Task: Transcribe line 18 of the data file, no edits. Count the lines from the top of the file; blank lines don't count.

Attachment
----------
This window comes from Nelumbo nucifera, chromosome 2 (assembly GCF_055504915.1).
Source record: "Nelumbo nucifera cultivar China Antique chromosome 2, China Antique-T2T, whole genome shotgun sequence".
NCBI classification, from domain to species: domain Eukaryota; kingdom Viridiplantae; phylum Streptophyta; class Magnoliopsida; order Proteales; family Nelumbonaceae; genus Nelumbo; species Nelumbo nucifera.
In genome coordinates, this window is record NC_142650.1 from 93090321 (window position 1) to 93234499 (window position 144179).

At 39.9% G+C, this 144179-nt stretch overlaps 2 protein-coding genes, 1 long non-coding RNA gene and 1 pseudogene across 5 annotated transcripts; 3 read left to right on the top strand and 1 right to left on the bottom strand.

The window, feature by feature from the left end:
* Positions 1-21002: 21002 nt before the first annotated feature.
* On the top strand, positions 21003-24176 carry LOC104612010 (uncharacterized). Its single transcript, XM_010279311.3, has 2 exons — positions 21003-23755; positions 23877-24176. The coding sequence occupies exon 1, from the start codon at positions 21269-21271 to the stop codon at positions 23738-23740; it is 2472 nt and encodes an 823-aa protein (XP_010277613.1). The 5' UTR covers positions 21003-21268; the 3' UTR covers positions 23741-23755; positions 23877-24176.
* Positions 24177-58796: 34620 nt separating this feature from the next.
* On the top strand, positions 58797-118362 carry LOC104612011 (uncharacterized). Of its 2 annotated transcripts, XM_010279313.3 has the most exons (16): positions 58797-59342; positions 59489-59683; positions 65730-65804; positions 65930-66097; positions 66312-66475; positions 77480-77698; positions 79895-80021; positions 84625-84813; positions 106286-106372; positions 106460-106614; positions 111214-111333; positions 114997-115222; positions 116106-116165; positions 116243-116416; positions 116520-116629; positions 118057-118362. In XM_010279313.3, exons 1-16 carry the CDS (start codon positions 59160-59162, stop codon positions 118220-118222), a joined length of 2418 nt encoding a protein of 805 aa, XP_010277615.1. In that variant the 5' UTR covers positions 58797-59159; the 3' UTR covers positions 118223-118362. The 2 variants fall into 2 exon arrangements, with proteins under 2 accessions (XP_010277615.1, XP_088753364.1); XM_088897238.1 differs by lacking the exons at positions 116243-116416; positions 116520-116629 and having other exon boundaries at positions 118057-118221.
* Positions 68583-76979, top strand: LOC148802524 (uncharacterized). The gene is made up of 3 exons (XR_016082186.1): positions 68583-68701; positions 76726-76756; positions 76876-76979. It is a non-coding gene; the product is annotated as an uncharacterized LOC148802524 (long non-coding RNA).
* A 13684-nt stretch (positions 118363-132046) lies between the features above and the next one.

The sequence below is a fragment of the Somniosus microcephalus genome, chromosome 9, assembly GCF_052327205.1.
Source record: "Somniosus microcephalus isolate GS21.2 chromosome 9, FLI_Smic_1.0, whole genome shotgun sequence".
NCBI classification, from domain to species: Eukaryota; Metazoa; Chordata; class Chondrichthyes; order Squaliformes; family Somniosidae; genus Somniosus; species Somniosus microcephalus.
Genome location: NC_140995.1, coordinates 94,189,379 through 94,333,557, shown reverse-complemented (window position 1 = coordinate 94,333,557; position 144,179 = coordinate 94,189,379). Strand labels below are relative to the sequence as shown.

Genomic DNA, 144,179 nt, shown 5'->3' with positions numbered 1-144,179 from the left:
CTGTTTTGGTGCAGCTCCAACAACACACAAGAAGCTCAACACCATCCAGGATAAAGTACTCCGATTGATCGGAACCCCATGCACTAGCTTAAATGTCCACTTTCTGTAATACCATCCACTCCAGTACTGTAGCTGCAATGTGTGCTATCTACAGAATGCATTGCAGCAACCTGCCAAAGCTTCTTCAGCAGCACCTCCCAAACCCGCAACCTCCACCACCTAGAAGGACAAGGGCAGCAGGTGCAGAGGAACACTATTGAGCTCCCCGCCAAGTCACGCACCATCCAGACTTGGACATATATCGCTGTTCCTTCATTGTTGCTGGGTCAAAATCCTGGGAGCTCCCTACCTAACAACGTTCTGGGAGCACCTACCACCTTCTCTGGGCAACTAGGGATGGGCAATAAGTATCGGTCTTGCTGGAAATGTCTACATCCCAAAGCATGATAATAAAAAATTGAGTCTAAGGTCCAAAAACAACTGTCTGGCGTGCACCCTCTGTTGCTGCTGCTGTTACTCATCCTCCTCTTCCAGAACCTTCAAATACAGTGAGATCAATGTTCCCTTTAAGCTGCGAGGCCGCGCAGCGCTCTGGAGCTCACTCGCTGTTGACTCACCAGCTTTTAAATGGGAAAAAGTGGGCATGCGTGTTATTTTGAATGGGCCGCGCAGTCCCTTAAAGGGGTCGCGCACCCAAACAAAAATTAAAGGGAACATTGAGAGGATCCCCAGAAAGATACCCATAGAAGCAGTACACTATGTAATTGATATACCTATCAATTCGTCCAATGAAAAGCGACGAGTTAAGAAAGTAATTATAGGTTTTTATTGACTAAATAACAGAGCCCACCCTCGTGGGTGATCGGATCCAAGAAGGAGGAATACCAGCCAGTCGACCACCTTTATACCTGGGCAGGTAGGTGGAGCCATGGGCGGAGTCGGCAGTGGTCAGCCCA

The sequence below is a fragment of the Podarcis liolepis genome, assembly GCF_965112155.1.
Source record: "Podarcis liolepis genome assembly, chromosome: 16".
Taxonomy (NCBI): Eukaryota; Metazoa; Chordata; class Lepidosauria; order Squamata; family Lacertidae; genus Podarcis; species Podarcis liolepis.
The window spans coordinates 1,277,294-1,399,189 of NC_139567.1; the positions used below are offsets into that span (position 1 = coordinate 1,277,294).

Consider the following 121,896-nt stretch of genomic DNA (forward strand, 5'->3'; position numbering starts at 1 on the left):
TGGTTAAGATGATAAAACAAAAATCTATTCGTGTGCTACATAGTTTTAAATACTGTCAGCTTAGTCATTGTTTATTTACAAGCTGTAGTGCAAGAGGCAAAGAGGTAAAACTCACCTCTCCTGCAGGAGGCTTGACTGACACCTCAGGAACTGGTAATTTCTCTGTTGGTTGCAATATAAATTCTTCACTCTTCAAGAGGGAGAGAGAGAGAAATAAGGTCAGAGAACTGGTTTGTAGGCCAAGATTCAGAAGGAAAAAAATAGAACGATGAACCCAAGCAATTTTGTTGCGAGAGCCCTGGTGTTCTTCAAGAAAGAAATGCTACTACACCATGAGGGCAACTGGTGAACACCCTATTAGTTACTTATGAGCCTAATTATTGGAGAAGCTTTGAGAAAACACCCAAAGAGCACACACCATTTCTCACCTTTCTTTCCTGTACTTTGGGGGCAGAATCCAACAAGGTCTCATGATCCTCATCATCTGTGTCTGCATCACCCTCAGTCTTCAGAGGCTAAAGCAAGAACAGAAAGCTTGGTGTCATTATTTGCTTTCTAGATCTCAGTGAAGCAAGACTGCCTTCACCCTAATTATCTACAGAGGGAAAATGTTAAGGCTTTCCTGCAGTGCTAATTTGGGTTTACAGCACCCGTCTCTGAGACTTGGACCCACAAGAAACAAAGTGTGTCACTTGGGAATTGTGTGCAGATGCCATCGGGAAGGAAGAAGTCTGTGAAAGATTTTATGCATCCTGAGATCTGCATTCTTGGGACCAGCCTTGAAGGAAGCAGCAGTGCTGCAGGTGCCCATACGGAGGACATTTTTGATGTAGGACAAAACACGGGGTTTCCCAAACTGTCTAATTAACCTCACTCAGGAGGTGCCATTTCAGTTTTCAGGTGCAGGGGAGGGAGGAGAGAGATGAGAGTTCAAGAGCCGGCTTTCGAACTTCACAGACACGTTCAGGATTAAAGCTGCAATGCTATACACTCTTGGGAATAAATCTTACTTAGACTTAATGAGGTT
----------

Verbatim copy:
CTGTTTTGGTGCAGCTCCAACAACACACAAGAAGCTCAACACCATCCAGGATAAAGTACTCCGATTGATCGGAACCCCATGCACTAGCTTAAATGTCCACTTTCTGTAATACCATCCACTCCAGTACTGTAGCTGCAATGTGTGCTATCTACAGAATGCATTGCAGCAACCTGCCAAAGCTTCTTCAGCAGCACCTCCCAAACCCGCAACCTCCACCACCTAGAAGGACAAGGGCAGCAGGTGCAGAGGAACACTATTGAGCTCCCCGCCAAGTCACGCACCATCCAGACTTGGACATATATCGCTGTTCCTTCATTGTTGCTGGGTCAAAATCCTGGGAGCTCCCTACCTAACAACGTTCTGGGAGCACCTACCACCTTCTCTGGGCAACTAGGGATGGGCAATAAGTATCGGTCTTGCTGGAAATGTCTACATCCCAAAGCATGATAATAAAAAATTGAGTCTAAGGTCCAAAAACAACTGTCTGGCGTGCACCCTCTGTTGCTGCTGCTGTTACTCATCCTCCTCTTCCAGAACCTTCAAATACAGTGAGATCAATGTTCCCTTTAAGCTGCGAGGCCGCGCAGCGCTCTGGAGCTCACTCGCTGTTGACTCACCAGCTTTTAAATGGGAAAAAGTGGGCATGCGTGTTATTTTGAATGGGCCGCGCAGTCCCTTAAAGGGGTCGCGCACCCAAACAAAAATTAAAGGGAACATTGAGAGGATCCCCAGAAAGATACCCATAGAAGCAGTACACTATGTAATTGATATACCTATCAATTCGTCCAATGAAAAGCGACGAGTTAAGAAAGTAATTATAGGTTTTTATTGACTAAATAACAGAGCCCACCCTCGTGGGTGATCGGATCCAAGAAGGAGGAATACCAGCCAGTCGACCACCTTTATACCTGGGCAGGTAGGTGGAGCCATGGGCGGAGTCGGCAGTGGTCAGCCCA